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Like Steve said the ONP thing was an outlier. Those goats were not native and aggressive, unlike most goats, from what I remember. I doubt it is a lawsuit issue, necessarily.
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joker
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Joined: 12 Aug 2006
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Post Thu Sep 17, 2015 11:59 am   
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Here's a view of what their more human-habituated cousins are capable of:

We have run into a pretty bold goat up on Iron Peak in the Teanaway a few times - once it really really seemed eager to come up to us while I had my dog  with me (on leash) - a friend was able to ward it off by getting between us and clacking his trekking poles together loudly above his head, but it took a while and the goat stayed overly interested for some time. I'm not sure I'd count on the "non-native" thing being a requirement for mountain goats to get aggressive.
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Cyclopath
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Joined: 20 Mar 2012
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Post Thu Sep 17, 2015 12:43 pm   
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Mountain goats and farm goats surprisingly distantly related, the ones in the 'Chants and T'way aren't even bona fide goats.  Mountain goats are much closer cousins with musk ox than with with actual goats.
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alpendave
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Joined: 01 Aug 2008
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Location: Kitsap Peninsula
Post Thu Sep 17, 2015 1:05 pm   
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Not much to see up there anyway:
<a data-flickr-embed="true"  href="https://www.flickr.com/photos/tannergrant/1111082716/in/album-72157602776317263/" title="flickr13"><img src="
width="1024" height="768" alt="flickr13"></a><script async src="//embedr.flickr.com/assets/client-code.js" charset="utf-8"></script>

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RandyHiker
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Joined: 27 Jul 2008
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Location: Bellevue,WA and Harlem,NY
Post Thu Sep 17, 2015 1:17 pm   
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Weird, it seems that Scotchman peak is in area 1 and Mtn goats are in season..

http://fishandgame.idaho.gov/public/hunt/?getPage=125
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joker
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Post Thu Sep 17, 2015 2:14 pm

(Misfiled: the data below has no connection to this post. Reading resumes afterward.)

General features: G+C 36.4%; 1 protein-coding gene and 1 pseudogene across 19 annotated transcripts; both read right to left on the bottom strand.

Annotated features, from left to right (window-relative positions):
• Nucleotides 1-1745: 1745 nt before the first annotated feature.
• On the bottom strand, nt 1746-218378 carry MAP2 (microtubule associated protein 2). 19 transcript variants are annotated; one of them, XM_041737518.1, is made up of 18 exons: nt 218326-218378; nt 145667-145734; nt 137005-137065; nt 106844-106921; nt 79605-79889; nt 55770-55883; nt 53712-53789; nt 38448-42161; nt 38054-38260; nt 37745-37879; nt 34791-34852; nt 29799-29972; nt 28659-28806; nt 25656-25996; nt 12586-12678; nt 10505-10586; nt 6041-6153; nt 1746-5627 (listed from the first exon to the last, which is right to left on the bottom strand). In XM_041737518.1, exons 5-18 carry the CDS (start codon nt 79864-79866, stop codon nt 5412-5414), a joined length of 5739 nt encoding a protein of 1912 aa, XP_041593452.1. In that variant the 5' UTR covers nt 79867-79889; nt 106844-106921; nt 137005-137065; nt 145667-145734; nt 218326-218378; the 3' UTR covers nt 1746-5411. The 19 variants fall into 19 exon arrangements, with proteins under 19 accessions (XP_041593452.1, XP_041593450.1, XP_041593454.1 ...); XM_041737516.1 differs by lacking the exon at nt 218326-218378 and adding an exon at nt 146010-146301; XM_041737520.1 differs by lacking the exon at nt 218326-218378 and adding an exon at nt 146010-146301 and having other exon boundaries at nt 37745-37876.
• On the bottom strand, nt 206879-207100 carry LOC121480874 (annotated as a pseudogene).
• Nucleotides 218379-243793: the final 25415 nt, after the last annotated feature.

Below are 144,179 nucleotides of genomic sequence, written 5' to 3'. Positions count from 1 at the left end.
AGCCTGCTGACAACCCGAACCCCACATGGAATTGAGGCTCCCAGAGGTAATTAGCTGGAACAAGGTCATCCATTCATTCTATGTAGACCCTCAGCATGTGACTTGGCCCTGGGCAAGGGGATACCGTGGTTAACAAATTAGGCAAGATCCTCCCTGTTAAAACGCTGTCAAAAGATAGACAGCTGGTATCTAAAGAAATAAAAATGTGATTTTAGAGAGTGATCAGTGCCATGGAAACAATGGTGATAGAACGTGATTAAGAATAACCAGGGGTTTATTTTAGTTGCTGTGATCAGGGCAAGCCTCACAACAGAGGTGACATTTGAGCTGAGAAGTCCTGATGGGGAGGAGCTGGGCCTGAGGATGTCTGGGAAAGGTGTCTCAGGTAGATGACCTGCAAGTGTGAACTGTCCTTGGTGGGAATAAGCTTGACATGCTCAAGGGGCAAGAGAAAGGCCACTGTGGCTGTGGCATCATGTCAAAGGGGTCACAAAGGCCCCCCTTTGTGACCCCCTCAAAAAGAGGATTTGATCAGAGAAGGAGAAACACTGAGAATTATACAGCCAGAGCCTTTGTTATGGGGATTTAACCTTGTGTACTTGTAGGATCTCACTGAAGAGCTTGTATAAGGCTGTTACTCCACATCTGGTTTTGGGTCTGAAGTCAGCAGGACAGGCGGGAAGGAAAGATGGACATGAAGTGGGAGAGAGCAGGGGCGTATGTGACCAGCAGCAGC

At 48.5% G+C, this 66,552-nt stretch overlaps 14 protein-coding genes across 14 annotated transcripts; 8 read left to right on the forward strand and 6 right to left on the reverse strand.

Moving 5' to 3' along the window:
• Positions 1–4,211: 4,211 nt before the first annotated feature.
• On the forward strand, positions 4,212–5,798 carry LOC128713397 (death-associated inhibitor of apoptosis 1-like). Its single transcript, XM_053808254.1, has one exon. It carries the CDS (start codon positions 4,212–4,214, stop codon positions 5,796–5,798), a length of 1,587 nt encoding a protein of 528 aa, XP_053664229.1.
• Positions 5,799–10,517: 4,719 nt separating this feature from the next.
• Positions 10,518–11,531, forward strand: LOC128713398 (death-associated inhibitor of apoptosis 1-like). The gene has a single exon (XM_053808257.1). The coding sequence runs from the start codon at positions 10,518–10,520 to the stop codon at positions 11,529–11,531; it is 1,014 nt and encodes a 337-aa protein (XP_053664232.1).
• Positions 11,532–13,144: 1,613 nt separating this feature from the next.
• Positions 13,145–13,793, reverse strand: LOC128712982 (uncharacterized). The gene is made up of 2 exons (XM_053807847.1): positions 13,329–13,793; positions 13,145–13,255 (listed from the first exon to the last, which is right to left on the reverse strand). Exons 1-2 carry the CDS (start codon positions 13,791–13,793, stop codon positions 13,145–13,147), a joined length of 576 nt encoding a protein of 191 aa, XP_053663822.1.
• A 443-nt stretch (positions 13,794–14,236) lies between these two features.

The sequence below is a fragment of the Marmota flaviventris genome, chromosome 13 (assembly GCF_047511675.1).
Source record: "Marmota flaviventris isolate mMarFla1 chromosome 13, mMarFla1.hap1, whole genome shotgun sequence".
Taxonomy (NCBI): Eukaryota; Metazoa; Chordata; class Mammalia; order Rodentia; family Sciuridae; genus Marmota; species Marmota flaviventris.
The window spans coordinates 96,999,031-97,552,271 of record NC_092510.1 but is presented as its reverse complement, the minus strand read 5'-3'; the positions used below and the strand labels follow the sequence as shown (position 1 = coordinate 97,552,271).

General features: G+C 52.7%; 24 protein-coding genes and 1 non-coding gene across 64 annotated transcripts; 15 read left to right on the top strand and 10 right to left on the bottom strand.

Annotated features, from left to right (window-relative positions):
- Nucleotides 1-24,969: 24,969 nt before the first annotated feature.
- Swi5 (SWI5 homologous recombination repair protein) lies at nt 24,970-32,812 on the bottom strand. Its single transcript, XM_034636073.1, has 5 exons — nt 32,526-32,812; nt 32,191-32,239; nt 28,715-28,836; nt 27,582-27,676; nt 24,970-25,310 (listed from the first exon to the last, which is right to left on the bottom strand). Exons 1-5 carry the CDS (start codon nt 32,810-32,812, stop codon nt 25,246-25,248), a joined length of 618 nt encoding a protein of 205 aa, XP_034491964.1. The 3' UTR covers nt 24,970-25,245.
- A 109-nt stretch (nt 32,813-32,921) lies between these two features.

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Cyclopath wrote:
Mountain goats and farm goats surprisingly distantly related

Yeah, but I could not resist the opportunity to post that video  smile.gif
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Snowbrushy
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Post Thu Sep 17, 2015 6:48 pm   
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The article showed this picture of a wound on the animal with the horns. No kids, it's not a nice Unicorn. And that is a puncture and stabbing wound probably from another mountain goat. Fierce. Wild. You probably think that I'm trying to scare the holy crap out of you.
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Mike Collins
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Post Thu Sep 17, 2015 7:14 pm   
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Snowbrushy wrote:
puncture and stabbing wound probably from another mountain goat. Fierce.

Mountain goats have evolved thick dermal shields over the rump and rear to protect against puncture wounds. The dermal shields can be up to 1 cm thick.
http://www.jstor.org/stable/3798378?seq=1#page_scan_tab_contents
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Mike Collins
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Post Thu Sep 17, 2015 7:39 pm   
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joker wrote:
a friend was able to ward it off by getting between us and clacking his trekking poles together loudly above his head, but it took a while and the goat stayed overly interested for some time.

The goat wasn't "overly interested". It was sizing up your friend and determining if it was worth the fight. Clacking poles over the head is not a good idea as it could be interpreted as aggressive behavior. Avoidance behavior is a better option. Show that by walking away and not looking at the goat which will be interpreted by the goat as non-threatening. Steeve Cote is a professor at Universite Laval in Quebec. He is the guru for mountain goats having written dozens of articles and having spent months observing them. The beauty of the internet for me is that it allows you access to academic authorities. You can write to him yourself as I have at steeve.cote@bio.ulaval.ca Here is a link to an article he has written. Scroll down to page 1067 and read about aggressive behavior in mountain goats. http://marco.recherche.usherbrooke.ca/pdffiles/goatChapter.pdf